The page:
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Article
January 1967

Fibrinolysis in the Anterior Segment of the Eye

Author Affiliations

Washington, DC
From the James F. Mitchell Foundation, Institute for Medical Research, Washington, DC. Dr. Kwaan is presently at the Department of Medicine, Northwestern University Medical School, Chicago.

Arch Ophthalmol. 1967;77(1):99-104. doi:10.1001/archopht.1967.00980020101022
Abstract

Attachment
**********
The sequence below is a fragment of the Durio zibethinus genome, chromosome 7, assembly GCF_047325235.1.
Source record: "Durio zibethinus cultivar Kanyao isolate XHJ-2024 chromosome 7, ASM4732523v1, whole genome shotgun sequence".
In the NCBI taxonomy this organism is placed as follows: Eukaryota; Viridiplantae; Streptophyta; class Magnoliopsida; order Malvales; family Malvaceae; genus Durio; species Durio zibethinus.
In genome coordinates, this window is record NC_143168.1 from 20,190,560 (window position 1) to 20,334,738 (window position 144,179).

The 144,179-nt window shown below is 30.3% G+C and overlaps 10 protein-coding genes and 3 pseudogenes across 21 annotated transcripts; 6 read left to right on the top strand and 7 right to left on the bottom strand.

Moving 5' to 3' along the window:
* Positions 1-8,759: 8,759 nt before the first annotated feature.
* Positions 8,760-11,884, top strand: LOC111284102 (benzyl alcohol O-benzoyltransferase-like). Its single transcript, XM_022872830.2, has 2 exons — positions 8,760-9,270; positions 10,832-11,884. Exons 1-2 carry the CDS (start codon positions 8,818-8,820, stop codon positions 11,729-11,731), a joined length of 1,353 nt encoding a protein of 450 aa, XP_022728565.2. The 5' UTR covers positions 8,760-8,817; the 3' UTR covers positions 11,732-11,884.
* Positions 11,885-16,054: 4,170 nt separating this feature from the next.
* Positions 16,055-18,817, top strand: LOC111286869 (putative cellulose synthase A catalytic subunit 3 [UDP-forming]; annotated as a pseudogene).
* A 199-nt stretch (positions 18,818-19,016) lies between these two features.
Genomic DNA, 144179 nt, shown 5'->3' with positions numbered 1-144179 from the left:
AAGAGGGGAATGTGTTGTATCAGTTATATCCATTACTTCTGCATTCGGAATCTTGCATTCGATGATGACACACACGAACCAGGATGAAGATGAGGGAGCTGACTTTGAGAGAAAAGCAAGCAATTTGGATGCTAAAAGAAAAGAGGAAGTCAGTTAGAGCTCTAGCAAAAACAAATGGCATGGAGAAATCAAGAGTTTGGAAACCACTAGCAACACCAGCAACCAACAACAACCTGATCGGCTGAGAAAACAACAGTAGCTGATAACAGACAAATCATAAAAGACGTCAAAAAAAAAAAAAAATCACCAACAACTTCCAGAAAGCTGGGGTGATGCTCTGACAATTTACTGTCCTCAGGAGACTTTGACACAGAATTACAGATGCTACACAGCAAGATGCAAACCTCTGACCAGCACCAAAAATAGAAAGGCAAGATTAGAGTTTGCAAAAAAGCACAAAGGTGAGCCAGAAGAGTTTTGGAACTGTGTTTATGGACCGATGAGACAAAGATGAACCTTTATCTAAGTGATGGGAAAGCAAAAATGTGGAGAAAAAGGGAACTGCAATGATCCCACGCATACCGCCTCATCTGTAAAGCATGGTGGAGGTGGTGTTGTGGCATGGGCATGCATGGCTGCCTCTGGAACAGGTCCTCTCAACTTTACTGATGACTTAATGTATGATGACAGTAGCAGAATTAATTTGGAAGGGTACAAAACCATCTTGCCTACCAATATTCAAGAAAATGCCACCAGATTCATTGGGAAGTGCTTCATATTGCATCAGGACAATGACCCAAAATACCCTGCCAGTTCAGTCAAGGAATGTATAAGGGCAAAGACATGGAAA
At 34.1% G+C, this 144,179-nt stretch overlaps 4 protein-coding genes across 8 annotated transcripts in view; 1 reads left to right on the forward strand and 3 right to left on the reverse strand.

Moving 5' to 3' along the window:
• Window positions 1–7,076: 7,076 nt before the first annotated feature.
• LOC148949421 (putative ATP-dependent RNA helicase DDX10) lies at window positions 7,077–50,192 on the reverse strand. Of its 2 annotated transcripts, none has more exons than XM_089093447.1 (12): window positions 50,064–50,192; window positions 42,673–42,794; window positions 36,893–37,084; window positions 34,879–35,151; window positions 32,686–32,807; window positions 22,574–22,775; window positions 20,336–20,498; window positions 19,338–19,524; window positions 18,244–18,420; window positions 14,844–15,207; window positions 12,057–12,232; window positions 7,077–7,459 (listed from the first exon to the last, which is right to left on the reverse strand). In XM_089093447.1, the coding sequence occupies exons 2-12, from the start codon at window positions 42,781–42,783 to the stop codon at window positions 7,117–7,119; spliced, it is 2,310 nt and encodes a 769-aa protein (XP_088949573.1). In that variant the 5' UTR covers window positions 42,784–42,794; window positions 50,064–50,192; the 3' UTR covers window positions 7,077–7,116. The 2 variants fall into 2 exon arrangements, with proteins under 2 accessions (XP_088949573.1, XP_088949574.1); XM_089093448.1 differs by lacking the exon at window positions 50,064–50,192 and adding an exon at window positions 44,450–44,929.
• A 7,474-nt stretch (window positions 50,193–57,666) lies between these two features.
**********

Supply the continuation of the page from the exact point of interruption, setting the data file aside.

In the eye of man and Rhesus monkey (Macaca mulatta) the vessels of the ciliary body, the iris, and the proximal scleral vascular plexus are fibrinolytically highly active. The trabeculae and the ciliary processes are inactive. The endothelium of the canal of Schlemm of adult man and the junctions of collector channels with the canal of Schlemm in monkey are highly active. In the human fetus and the newborn infant the canal of Schlemm is inactive. Aqueous humor of monkey has slight fibrinolytic activity, and contains small amounts of plasminogen. The findings suggest that fibrinolysis could assist in preventing obstruction by fibrin of the aqueous outflow pathways and could participate in the regulation of outflow of aqueous humor.

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